A crazy thought came to me this week.
Remember George W. Bush’s paintings? Once he left the White House, Dubya took up painting. According to Salon he “freely admits the paintings aren’t especially good”.
I find that admirable *. I don’t know about you, but I certainly feel the pressure to only show my best outcomes: in craft, in fashion, in my work life, in my marriage, in the way our home looks (whoops).
How liberating would it be to say “eff that” and put something before the world that isn’t necessarily impressive? To freely make mistakes, create things without striving for technical perfection, to really show your work, not just a polished product?
I have conflicting feelings about this. On the one hand, I can completely, completely relate to Jerome on the Woolful podcast** when he talks about the satisfaction of making something the hard way: thin yarns, tiny needles, tightly-spun multi-ply fibre, detailed patterns. It speaks to a minimalist ethos that has always resonated with me: do less, do better.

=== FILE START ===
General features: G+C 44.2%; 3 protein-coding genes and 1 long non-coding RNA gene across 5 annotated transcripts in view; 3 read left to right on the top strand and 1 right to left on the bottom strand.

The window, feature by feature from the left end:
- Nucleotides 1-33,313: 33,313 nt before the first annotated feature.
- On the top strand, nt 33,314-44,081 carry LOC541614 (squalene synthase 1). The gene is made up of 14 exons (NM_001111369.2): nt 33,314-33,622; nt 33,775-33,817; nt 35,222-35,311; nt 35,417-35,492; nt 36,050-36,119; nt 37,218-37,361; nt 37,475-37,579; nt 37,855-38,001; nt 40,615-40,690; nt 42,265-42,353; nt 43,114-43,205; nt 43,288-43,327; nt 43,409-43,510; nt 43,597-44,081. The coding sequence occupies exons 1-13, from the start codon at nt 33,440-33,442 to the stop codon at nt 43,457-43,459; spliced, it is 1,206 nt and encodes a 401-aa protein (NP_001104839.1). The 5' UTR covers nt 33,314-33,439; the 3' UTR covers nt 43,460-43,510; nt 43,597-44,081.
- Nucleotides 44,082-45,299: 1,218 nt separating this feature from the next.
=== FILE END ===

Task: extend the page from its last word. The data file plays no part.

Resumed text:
Then again. I first got involved in the knitting community around the time when Wenlan Chia’s book Twinkle’s Big City Knits was published. I worked in a yarn store back then, and while some people were openly disdainful of the new knitters who came in, Twinkle book in hand, seeking big yarn and bigger needles, I loved the new energy these people brought to our craft. Knit quick! Make more! Have fun!
This was also the time when top-down, seamless raglans were starting to trend. Easy and practical, yes, but not the most refined, structured knits you’ll wear. So what?
There’s a place for all of these, and I’m not just being accommodating. I want to celebrate people making things, even when those things aren’t better than the factory-made goods we’re used to. It’s just not what it’s about.
Go at your own pace. Make what you like. Show it proudly. Celebrate it in others.